A massive manhunt is currently underway for three men believed to be behind the latest terror attacks enveloping Brussels. The bustling European metropolis was the latest site of terror on Tuesday when multiple explosions ripped through the city, killing at least 34 and injuring 230 others in an international airport and bustling metro station.
Of the three men pictured in a security footage still from the Brussels airport below, two are expected to have been killed during suicide missions inside the transportation hub, while authorities are still determining the identity and whereabouts of the third. The only man not pictured wearing a glove on his left arm, the third suspect was also pushing a cart with luggage on top.
New York Daily News also reported Tuesday authorities are searching for two accomplices who allegedly aided Salah Abdeslam, the Belgian-born French national and highest suspect in the Paris terror attacks in November, during journey through Europe. The suspects included a Belgian citizen named Najim Laachraoui and Mohamed Abrini.
At least 20 people were killed inside of the Maalbeek train station an hour after two explosions killed at least 10 inside the Zaventem airport at about 7:00 GMT, the CNN reported Tuesday. Belgium's Prime Minister Charles Michel said the terror attacks on multiple city hotspots were "blind, violent and cowardly ... this is a day of tragedy, a black day ... I would like to call on everyone to show calmness and solidarity."
The nation raised its security threat to the highest level on Tuesday morning.
Eyewitnesses told the BBC explosions at the Zaventem airport occurred on the departures upper level of the transportation hub. A family just outside of the airports described leaving the bathroom in the departures zone just five minutes before explosions occurred near the area. "Two bombs went off ... there's nothing left," a man told the BBC cameraman.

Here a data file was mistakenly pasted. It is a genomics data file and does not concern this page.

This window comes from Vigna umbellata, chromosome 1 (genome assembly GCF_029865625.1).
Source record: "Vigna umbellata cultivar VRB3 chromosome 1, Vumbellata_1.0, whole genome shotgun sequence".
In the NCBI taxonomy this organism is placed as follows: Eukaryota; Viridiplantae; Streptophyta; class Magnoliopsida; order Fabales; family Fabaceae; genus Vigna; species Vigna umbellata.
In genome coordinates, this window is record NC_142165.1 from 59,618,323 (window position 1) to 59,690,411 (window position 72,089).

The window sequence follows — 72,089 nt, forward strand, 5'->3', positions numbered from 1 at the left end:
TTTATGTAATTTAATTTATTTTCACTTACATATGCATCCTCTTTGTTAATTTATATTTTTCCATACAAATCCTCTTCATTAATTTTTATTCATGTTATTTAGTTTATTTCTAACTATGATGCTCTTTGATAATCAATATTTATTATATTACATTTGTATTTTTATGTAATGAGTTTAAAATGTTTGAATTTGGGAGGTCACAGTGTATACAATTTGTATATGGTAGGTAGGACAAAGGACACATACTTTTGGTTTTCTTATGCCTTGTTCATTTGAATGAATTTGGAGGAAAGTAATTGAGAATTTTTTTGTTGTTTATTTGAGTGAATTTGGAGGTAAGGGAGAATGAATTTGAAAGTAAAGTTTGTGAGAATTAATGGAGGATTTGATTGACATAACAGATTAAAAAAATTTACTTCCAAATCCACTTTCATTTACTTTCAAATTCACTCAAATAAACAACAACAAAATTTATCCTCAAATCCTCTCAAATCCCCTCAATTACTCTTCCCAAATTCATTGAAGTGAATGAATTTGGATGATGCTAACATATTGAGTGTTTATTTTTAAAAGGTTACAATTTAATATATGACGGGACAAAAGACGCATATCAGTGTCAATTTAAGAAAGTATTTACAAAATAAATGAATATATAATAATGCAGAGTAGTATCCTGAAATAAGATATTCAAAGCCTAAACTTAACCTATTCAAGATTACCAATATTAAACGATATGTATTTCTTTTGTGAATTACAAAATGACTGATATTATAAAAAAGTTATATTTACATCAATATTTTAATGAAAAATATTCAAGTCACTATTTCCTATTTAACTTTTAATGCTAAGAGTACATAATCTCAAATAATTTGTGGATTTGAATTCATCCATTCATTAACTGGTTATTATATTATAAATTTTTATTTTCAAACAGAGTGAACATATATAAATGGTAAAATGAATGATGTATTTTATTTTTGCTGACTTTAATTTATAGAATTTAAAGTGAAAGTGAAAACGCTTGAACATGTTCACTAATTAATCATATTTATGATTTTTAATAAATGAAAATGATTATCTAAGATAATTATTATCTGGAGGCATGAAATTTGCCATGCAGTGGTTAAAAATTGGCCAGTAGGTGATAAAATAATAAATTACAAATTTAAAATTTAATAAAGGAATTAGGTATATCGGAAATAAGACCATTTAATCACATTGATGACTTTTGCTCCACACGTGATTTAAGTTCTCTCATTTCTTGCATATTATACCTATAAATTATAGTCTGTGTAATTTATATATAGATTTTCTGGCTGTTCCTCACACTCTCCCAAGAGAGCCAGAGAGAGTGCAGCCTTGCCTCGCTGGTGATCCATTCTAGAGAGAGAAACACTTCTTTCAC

The scene in Brussels on Tuesday appeared to be controlled pandemonium. Countless emergency responders rushed into the airport and subway system while hundreds of people waited outside of the two city transit centers.
"Luckily the ambulances and firemen arrived quickly," another witness told BBC. As people from around the world checked their timelines Tuesday morning, the trending global hashtag #JeSuisBruxelles became a symbolic message of unity for all of those whom have been inflicted by acts of terror or stand in solidarity with the victims. Countless images of French and Belgian flags intertwined across news feeds, with powerful quotes and inspiring prayers and other messages attached.
"We were fearing terrorist attacks, and that has now happened," Michel told reporters. CNN reported all airports have been closed throughout Brussels, as international airport hubs in neighboring countries began clamping down on their own security. No terror groups have taken responsibility for any of the three blasts.
Even New York City announced it was raising its precautionary and security efforts following Tuesday's attacks. Michel called on Belgium Tuesday "to show calm, but also solidarity ... We are facing a difficult, challenging time. And we should face up to this challenge by being united."
French President François Hollande agreed: "I express my entire solidarity with the Belgian people ... Through the Brussels attacks, the whole of Europe has been hit."
The Islamic State, also known as ISIS or Daesh, has since taken responsibility for Tuesday's attacks, taking their message of radicalism a step further by asking supporters to invade the trending hashtags on Twitter with praise for the deadly violence.
March 23, 2016, 10:57 a.m.: This story has been updated.